At least for these past ten years, West Bali has not really changed. The coastlines are still quiet and deserted, the paddy fields are still rich and vast, the peaks of the mountains are still unspoiled, and the long roads are still bending here and there, ready to shake your belly.
Unlike any other regions in Bali, it’s still mysterious like the dark side of the moon and the myths of the alien’s moonbase. It’s true that one or two tourist attractions of West Bali have since long been famous, such as Pura Tanah Lot. But the rest of them remain unknown and relatively overlooked by travelers. The reason is obscure, though, since it’s not like you have to get there by a challenger—a scooter will do.
As one of the hushest region on the island, West Bali has many awesome places that will help you seek inner peace. It’s time to make amends as we present to you the wonders of West Bali you must ‘go-to.’
The Spiritual Vibe
The Balinese are professors when it comes to building spiritual places. They build Pura in lovely places—on mountains, by lakes or the ocean. There are two most renowned Pura in this region, namely Pura Tanah Lot and Pura Luhur Batukaru.
Everyone who has visited it would agree that Pura Tanah Lot is one of the best sunset spots in Bali. It is only 45 minutes away from downtown Denpasar.
Pura Luhur Batukaru of Tabanan has been existing for almost a millennium (since the 11th century) and was built long before Columbus landed on the coast of San Salvador (obviously long before Columbus himself was made). It is the perfect place to seek for your inner peace since it is situated at the foot of Mt. Batukaru and was built to worship the God Almighty.
The Beaches: To Surf or Not to Surf
Visiting most of the beaches of West Bali, you don’t have to bring your surfboards (unless you want to because few beaches can actually be surfed). A small picnic ransom, a book, and a pashmina to spread on the sands will do. You can also bring your yoga mattress here and inhale some fresh air. As these beaches are located on the western coast, they are visited every day by a permanent guest: sunset!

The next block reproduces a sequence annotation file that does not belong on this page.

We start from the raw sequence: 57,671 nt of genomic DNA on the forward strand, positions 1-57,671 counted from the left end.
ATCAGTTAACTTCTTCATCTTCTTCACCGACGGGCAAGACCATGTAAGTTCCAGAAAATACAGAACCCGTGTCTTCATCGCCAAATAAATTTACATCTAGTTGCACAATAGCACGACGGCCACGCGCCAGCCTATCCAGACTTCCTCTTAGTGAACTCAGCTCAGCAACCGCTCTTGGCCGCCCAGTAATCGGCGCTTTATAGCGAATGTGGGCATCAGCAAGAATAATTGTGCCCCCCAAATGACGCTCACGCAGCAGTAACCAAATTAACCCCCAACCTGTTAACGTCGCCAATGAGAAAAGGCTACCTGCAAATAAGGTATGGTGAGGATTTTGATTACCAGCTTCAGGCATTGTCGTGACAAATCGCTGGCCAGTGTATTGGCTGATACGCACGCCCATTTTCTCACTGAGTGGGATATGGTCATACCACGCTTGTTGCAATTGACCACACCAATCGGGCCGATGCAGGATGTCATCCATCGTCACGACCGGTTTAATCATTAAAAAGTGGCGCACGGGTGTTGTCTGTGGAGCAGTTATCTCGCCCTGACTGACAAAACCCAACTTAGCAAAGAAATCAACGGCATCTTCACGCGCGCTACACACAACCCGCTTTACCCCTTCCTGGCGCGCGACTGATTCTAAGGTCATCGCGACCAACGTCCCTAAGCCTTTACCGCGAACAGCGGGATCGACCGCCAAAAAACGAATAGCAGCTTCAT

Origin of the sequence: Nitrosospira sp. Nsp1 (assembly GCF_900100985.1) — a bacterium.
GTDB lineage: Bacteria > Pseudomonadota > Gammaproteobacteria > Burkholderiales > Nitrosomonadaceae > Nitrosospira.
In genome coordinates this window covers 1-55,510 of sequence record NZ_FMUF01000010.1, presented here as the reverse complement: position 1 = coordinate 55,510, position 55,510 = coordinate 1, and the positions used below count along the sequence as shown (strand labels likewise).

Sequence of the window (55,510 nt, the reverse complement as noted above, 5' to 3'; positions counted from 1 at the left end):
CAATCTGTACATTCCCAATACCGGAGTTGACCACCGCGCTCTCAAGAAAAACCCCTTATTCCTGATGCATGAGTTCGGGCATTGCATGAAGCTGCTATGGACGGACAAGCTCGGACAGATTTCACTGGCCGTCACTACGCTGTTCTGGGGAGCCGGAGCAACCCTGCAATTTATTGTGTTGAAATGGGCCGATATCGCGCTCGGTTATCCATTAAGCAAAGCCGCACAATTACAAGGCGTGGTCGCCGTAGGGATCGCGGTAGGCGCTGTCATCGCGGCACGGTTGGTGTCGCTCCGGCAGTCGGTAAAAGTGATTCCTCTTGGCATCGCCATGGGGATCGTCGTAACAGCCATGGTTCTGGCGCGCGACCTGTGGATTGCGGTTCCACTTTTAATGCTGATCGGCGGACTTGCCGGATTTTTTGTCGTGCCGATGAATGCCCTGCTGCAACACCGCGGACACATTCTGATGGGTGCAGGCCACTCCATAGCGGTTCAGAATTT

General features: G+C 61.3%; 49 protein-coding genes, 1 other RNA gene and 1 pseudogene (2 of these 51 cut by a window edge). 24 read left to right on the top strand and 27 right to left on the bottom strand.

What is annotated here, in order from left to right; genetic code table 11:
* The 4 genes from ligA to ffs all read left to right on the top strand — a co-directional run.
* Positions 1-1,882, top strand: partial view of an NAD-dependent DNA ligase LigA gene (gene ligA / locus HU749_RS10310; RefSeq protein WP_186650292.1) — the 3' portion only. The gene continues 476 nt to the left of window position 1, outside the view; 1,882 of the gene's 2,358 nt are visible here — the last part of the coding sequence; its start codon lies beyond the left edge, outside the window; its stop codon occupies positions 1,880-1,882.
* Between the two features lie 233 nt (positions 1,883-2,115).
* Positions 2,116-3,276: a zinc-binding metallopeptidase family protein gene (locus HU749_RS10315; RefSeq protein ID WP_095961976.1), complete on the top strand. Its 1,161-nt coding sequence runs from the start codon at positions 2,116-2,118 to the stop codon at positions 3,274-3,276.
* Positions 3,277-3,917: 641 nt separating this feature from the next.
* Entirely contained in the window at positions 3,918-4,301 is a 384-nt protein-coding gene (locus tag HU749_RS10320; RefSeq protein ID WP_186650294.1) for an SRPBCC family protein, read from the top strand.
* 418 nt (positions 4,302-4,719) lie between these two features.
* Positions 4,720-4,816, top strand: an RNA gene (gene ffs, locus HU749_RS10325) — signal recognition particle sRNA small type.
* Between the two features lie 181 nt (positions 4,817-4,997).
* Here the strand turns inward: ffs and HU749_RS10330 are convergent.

Located in the small village of Sudimara in Tabanan Regency, Yeh Gangga beach is famous for its unique, naturally pierced-cliff like that of Capri Island. Long before surfers started riding their longboards on its wave, Yeh Gangga has gained popularity as a horse riding destination.
When you’ve been fed up with the southern beach, try surfing on Balian Beach. (It is nothing to do with the Knight of Balian.) But this spot is not for the weak-hearted as sharks are often spotted wandering around the area. The best time to surf the wave of Balian Beach is in the afternoon when the sun has slanted down.
Some say Medewi Beach in Pekutatan District, Jembrana Regency, looks like Kuta… before the ‘70s. Every time the wind whistles, coconut trees sway elegantly on a long, dark-sanded beach like the Mexican Wave in a soccer stadium. The wave splashes thankfully on the sands after being dragged by the gale from open water. The solemn, tropical ambiance is the main reason for the visitors coming to the beach. Besides, the long, left-hand wave which rolls all year long makes this place a surfer’s haven. The tranquility of this place helps you take a break from the rapid pace of the world. Grab some cans of beer, sit on the beach, and wait for the sun to settle down.